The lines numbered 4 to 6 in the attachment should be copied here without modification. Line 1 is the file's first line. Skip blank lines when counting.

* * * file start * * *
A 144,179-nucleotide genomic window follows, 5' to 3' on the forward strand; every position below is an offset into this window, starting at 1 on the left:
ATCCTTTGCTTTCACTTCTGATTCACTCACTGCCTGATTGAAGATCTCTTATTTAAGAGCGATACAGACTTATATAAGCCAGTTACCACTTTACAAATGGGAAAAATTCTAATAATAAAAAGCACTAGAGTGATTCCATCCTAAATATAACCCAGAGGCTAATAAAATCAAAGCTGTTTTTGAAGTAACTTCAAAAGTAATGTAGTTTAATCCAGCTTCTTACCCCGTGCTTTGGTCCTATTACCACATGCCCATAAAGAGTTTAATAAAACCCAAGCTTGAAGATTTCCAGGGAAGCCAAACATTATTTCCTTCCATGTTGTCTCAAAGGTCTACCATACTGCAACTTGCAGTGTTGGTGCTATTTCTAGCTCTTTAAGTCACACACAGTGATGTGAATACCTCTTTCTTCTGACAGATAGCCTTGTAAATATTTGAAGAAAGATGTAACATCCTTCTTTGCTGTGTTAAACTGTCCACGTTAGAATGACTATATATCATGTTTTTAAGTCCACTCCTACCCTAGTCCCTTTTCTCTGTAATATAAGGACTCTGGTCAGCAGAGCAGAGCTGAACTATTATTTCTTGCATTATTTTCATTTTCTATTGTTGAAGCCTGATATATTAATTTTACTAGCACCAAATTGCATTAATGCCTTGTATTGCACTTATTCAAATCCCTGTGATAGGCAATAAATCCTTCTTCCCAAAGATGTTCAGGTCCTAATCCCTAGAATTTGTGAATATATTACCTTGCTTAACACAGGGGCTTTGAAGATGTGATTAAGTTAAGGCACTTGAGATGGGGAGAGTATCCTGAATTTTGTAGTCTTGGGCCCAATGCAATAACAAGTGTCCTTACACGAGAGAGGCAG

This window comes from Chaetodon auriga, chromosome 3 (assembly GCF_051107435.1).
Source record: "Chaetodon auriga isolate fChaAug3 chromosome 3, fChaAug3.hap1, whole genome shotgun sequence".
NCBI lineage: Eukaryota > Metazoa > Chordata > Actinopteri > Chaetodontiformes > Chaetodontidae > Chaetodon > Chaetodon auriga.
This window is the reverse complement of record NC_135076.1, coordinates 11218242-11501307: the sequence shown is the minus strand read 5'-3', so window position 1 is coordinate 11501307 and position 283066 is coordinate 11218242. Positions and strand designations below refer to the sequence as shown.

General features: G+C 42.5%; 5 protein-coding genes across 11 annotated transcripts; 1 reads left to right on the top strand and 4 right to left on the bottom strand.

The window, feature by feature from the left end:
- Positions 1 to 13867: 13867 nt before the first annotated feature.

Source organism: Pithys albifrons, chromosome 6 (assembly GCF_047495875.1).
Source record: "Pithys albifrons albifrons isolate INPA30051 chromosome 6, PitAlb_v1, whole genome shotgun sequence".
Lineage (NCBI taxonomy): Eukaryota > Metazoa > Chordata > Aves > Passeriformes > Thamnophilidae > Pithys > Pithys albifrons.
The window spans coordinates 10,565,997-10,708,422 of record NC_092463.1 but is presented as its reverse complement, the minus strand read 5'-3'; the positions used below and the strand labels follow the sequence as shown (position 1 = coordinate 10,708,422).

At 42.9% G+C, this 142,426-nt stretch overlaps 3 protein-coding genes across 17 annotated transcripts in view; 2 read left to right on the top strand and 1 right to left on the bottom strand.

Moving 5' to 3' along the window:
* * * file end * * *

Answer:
Source record: "Chaetodon auriga isolate fChaAug3 chromosome 3, fChaAug3.hap1, whole genome shotgun sequence".
NCBI lineage: Eukaryota > Metazoa > Chordata > Actinopteri > Chaetodontiformes > Chaetodontidae > Chaetodon > Chaetodon auriga.
This window is the reverse complement of record NC_135076.1, coordinates 11218242-11501307: the sequence shown is the minus strand read 5'-3', so window position 1 is coordinate 11501307 and position 283066 is coordinate 11218242. Positions and strand designations below refer to the sequence as shown.